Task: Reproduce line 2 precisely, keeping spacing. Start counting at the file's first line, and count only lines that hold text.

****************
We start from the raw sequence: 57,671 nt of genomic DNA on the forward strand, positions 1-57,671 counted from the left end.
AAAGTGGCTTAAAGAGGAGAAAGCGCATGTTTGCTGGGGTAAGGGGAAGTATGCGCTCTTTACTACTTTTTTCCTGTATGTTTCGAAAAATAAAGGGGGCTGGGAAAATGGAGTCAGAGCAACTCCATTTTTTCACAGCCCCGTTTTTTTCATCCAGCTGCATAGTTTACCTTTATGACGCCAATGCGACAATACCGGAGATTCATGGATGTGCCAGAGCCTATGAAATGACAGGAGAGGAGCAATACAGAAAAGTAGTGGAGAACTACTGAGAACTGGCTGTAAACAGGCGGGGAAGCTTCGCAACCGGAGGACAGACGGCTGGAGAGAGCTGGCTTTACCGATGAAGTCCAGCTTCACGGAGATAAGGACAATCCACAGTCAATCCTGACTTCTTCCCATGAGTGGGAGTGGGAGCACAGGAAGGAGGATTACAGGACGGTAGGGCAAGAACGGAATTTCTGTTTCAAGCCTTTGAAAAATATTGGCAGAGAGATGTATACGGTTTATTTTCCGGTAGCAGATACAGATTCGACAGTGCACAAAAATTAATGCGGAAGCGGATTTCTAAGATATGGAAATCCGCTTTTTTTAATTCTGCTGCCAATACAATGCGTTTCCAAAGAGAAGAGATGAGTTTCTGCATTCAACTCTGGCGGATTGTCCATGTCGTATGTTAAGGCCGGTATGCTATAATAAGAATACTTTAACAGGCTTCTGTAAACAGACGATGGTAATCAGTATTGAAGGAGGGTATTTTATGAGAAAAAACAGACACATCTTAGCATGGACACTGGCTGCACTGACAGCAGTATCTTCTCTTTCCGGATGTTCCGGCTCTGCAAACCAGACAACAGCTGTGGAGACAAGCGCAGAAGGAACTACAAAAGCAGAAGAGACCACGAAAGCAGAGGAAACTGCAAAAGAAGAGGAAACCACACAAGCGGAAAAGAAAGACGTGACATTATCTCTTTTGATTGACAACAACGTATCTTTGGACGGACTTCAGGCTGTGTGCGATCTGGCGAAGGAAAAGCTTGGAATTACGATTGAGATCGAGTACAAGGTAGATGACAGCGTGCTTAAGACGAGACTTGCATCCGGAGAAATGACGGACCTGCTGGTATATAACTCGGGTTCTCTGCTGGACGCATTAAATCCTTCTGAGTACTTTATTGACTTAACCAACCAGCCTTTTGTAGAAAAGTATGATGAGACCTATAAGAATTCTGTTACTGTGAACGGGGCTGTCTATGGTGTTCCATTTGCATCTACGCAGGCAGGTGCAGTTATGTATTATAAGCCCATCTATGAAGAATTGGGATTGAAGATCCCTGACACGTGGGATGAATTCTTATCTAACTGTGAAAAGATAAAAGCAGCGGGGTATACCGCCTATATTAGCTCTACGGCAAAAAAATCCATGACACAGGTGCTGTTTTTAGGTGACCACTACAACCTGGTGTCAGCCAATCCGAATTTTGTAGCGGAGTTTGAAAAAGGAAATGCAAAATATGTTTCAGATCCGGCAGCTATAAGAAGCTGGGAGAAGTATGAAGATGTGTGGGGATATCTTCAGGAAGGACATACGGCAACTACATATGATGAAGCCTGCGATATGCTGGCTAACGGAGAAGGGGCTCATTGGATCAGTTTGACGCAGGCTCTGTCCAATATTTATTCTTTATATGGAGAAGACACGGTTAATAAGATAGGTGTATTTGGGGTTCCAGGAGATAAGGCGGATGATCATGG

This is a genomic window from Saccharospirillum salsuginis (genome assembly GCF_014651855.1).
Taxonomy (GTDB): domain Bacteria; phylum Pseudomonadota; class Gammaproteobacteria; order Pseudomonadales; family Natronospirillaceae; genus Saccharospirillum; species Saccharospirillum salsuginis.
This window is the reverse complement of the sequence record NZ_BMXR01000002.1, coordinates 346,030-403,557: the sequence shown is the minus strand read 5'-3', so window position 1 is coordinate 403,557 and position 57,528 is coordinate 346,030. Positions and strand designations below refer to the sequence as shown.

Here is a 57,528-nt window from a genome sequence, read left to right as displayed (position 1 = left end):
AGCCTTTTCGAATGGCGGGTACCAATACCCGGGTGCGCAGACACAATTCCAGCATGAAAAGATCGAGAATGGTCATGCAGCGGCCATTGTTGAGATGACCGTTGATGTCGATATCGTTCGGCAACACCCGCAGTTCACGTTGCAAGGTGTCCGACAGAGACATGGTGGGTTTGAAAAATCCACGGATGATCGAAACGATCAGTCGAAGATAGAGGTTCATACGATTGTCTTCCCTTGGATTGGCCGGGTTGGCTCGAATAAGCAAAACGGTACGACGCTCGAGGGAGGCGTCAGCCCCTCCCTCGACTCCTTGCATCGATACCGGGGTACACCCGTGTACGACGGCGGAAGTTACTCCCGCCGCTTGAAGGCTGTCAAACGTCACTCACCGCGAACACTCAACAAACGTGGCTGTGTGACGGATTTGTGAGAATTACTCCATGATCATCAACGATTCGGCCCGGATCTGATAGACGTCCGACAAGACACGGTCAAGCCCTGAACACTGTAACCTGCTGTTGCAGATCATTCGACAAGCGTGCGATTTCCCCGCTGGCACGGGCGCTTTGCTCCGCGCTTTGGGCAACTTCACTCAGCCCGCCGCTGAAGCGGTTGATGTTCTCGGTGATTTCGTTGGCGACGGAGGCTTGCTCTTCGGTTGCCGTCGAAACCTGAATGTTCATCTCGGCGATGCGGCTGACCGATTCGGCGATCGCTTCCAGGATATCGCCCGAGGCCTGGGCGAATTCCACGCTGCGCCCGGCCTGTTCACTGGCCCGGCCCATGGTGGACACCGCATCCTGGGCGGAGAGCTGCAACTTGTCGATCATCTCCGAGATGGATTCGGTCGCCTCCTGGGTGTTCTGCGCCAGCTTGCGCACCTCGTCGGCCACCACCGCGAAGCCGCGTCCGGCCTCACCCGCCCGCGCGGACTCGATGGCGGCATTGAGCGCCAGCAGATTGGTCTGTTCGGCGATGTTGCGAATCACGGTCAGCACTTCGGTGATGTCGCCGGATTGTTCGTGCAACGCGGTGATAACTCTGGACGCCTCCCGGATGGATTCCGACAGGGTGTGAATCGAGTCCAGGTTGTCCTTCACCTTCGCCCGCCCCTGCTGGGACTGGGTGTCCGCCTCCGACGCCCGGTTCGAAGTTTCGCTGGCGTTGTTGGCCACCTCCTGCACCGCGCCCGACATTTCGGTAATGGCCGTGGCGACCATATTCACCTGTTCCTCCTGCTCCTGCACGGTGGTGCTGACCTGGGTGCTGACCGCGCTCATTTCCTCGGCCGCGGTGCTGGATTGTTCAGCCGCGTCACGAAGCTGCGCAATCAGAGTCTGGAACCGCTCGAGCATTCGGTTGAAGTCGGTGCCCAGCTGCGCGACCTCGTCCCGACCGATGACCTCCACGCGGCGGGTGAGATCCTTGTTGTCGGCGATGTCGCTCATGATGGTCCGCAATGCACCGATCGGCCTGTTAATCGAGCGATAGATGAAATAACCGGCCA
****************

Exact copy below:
AAAGTGGCTTAAAGAGGAGAAAGCGCATGTTTGCTGGGGTAAGGGGAAGTATGCGCTCTTTACTACTTTTTTCCTGTATGTTTCGAAAAATAAAGGGGGCTGGGAAAATGGAGTCAGAGCAACTCCATTTTTTCACAGCCCCGTTTTTTTCATCCAGCTGCATAGTTTACCTTTATGACGCCAATGCGACAATACCGGAGATTCATGGATGTGCCAGAGCCTATGAAATGACAGGAGAGGAGCAATACAGAAAAGTAGTGGAGAACTACTGAGAACTGGCTGTAAACAGGCGGGGAAGCTTCGCAACCGGAGGACAGACGGCTGGAGAGAGCTGGCTTTACCGATGAAGTCCAGCTTCACGGAGATAAGGACAATCCACAGTCAATCCTGACTTCTTCCCATGAGTGGGAGTGGGAGCACAGGAAGGAGGATTACAGGACGGTAGGGCAAGAACGGAATTTCTGTTTCAAGCCTTTGAAAAATATTGGCAGAGAGATGTATACGGTTTATTTTCCGGTAGCAGATACAGATTCGACAGTGCACAAAAATTAATGCGGAAGCGGATTTCTAAGATATGGAAATCCGCTTTTTTTAATTCTGCTGCCAATACAATGCGTTTCCAAAGAGAAGAGATGAGTTTCTGCATTCAACTCTGGCGGATTGTCCATGTCGTATGTTAAGGCCGGTATGCTATAATAAGAATACTTTAACAGGCTTCTGTAAACAGACGATGGTAATCAGTATTGAAGGAGGGTATTTTATGAGAAAAAACAGACACATCTTAGCATGGACACTGGCTGCACTGACAGCAGTATCTTCTCTTTCCGGATGTTCCGGCTCTGCAAACCAGACAACAGCTGTGGAGACAAGCGCAGAAGGAACTACAAAAGCAGAAGAGACCACGAAAGCAGAGGAAACTGCAAAAGAAGAGGAAACCACACAAGCGGAAAAGAAAGACGTGACATTATCTCTTTTGATTGACAACAACGTATCTTTGGACGGACTTCAGGCTGTGTGCGATCTGGCGAAGGAAAAGCTTGGAATTACGATTGAGATCGAGTACAAGGTAGATGACAGCGTGCTTAAGACGAGACTTGCATCCGGAGAAATGACGGACCTGCTGGTATATAACTCGGGTTCTCTGCTGGACGCATTAAATCCTTCTGAGTACTTTATTGACTTAACCAACCAGCCTTTTGTAGAAAAGTATGATGAGACCTATAAGAATTCTGTTACTGTGAACGGGGCTGTCTATGGTGTTCCATTTGCATCTACGCAGGCAGGTGCAGTTATGTATTATAAGCCCATCTATGAAGAATTGGGATTGAAGATCCCTGACACGTGGGATGAATTCTTATCTAACTGTGAAAAGATAAAAGCAGCGGGGTATACCGCCTATATTAGCTCTACGGCAAAAAAATCCATGACACAGGTGCTGTTTTTAGGTGACCACTACAACCTGGTGTCAGCCAATCCGAATTTTGTAGCGGAGTTTGAAAAAGGAAATGCAAAATATGTTTCAGATCCGGCAGCTATAAGAAGCTGGGAGAAGTATGAAGATGTGTGGGGATATCTTCAGGAAGGACATACGGCAACTACATATGATGAAGCCTGCGATATGCTGGCTAACGGAGAAGGGGCTCATTGGATCAGTTTGACGCAGGCTCTGTCCAATATTTATTCTTTATATGGAGAAGACACGGTTAATAAGATAGGTGTATTTGGGGTTCCAGGAGATAAGGCGGATGATCATGG